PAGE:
Added to the increasing cancer prevalence, there are several reasons that currently lead to an increase in the cancer therapy market. These include the availability and high development cost of better immunotherapy agents, the non-curable and serious nature of most cancers, the reduced competition among agents as the use of an agent does not preclude from the concurrent/subsequent use of another, that cheaper generics are often not considered as available alternatives to newer more costly agents but they are replaced by them, the earlier diagnoses and increased chronic management, the lack of magnitude threshold of drug benefit and increased insurance premiums due to unpredictable disease status.4 Between the years 2007 and 2013 for instance, the global cancer therapy market more than doubled, increasing from USD40 billion to over 110 billion in 2013. This is a high annual growth rate of over 18%. Looking at the targeted therapy separately, which constitutes 45% of the cancer therapy market, this about tripled in within the same duration, increasing from combined market cost value of about US$22 billion to almost 70 billion.5
There are ethical issues surrounding the comparative research on newer therapies for a dangerous disease like cancer, particularly the prospective research, which generally stem from the fact that exposing study participants to increased risk with experimental therapies may not actually be counterbalanced by clinical benefit. In comparative research, participants may, for example, be harmed by receiving a placebo instead of an active treatment or, more commonly, participants stand the chance of receiving an experimental cancer therapy that will eventually turn out to be inferior to the best usual therapy available to patients. This is ethically problematic, given the recognised ethical principle that patients should receive the best proven standard of care whenever feasible.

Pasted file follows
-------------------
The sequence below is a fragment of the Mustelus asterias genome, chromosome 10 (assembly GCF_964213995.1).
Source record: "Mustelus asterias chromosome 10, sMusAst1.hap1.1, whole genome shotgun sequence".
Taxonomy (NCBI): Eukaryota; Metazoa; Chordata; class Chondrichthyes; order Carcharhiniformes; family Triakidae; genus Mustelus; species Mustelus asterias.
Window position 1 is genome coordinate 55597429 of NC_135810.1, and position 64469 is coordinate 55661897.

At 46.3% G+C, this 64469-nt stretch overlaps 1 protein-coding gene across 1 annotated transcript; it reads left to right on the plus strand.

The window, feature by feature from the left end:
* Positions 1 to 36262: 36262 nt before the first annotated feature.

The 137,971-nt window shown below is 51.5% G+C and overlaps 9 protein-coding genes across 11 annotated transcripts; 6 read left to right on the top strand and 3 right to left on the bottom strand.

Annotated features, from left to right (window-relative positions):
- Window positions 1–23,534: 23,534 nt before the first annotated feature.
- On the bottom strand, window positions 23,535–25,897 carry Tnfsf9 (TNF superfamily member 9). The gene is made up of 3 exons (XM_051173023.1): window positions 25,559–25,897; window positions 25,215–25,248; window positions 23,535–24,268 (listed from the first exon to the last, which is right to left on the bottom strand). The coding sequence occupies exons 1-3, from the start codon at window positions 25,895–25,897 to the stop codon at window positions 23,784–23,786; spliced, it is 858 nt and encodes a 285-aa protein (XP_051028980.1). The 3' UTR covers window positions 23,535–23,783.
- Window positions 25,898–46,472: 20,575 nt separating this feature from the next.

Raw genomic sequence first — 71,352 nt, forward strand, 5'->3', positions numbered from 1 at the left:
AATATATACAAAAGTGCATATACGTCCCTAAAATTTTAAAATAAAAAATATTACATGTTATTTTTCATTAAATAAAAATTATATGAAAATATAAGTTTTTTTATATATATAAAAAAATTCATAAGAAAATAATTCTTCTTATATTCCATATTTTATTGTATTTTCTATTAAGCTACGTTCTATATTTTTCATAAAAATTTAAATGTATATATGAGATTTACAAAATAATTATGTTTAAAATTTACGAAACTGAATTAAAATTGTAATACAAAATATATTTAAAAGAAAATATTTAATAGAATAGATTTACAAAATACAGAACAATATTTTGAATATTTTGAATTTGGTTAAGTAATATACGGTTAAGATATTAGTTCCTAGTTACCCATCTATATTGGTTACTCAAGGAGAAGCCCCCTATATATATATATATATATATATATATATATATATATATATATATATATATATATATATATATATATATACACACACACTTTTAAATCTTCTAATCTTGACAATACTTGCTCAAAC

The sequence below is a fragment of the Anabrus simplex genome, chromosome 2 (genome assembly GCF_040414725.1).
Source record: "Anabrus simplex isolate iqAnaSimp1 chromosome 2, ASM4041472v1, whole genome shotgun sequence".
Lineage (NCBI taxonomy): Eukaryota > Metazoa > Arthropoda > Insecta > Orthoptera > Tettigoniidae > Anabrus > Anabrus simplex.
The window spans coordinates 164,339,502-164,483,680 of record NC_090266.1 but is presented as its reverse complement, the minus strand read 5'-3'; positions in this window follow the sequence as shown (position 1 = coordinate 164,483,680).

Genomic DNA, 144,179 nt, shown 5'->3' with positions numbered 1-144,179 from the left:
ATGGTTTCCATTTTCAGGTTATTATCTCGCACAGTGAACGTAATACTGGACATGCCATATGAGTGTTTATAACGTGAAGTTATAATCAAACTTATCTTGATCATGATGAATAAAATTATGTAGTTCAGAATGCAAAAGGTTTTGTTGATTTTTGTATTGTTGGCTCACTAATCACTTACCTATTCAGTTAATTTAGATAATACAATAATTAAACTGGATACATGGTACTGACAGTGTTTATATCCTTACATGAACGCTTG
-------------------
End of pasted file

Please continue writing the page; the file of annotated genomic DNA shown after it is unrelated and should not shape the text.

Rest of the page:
In any case, apart from any controversies regarding conducting comparative clinical research on the newer cancer therapies, one defining feature of the latter is that they are substantially more expensive than the traditional therapies.6 Here, in recent years, there has been a significant worldwide focus on payers and governmental agency policies to contain spending on cancer by the pharmacoeconomics research, with the cost-effectiveness (CE) analysis (CEA) being the most common. Within the evidence-based medicine therefore, the size of the CEA literature in cancer is anticipated to have increased, particularly in the last decade. Nevertheless, despite recognised importance of the CEA literature on chemotherapies and its role in practice, there is a literature gap concerning how this research field has evolved over the years, in relation to characteristics and the trends in scientific publications. Also, previous research has found that industry-funded economic studies tend to favour the sponsors' cancer therapies. These, however, were limited in the types of therapy, cancer or methods used (vide infra). The growth of the industry authorship and/or funding in the economics research cancer therapy is also not described in the literature. This is important as maintaining balanced funding of economic analyses from other sources may be required to allow greater confidence in the interpretation of results.7–10